Seven years later, however, when New Labour had become dominant, the power of the City was seen as a source of economic strength. Peter Mandelson and Roger Liddle, in their book The Blair Revolution, published in 1996, claimed that

‘Britain can boast of some notable economic strengths – for example, the resilience and high internationalisation of our top companies, our strong industries like pharmaceuticals, aerospace, retaining and media; the pre-eminence of the City of London.’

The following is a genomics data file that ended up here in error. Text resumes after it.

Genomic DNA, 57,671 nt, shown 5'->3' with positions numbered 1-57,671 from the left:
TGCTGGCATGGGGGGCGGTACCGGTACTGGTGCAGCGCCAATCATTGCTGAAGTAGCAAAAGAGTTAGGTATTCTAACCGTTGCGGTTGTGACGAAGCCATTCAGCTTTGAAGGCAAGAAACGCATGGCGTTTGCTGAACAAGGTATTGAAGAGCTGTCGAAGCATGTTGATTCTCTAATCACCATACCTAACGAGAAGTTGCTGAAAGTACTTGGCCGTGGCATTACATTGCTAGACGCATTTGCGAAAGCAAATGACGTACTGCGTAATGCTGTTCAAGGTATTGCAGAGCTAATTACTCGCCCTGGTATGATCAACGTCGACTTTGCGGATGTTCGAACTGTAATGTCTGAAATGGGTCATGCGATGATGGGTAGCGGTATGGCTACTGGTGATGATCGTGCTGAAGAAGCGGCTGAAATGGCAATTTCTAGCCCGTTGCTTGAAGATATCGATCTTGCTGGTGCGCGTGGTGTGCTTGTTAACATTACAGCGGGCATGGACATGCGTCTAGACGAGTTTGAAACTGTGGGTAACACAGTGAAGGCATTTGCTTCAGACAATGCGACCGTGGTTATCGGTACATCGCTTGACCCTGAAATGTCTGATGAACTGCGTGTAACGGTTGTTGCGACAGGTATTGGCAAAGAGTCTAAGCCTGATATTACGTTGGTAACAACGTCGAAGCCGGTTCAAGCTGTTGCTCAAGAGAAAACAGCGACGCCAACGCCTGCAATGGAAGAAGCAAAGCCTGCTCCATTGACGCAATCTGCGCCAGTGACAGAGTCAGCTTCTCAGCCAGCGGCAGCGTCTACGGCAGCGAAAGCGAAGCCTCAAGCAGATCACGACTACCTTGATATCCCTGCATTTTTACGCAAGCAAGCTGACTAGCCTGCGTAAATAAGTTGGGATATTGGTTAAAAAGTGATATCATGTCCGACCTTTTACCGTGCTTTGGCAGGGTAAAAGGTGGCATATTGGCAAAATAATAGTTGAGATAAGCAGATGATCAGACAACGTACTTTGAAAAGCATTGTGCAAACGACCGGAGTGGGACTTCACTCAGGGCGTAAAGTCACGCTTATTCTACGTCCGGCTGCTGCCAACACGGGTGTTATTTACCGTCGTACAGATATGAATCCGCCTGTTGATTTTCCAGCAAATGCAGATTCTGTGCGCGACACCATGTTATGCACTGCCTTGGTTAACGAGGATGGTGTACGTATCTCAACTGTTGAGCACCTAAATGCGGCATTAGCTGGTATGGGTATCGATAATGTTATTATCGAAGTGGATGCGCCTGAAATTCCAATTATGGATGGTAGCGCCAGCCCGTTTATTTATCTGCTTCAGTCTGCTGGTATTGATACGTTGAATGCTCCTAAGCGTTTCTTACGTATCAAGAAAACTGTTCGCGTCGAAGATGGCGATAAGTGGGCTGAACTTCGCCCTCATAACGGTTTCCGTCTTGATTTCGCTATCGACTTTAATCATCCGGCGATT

The Blind Trusts, Labour Finance and Industry Group and Commercial Donors as Alternative Funding Sources to Traditional Membership Fees and Union Contributions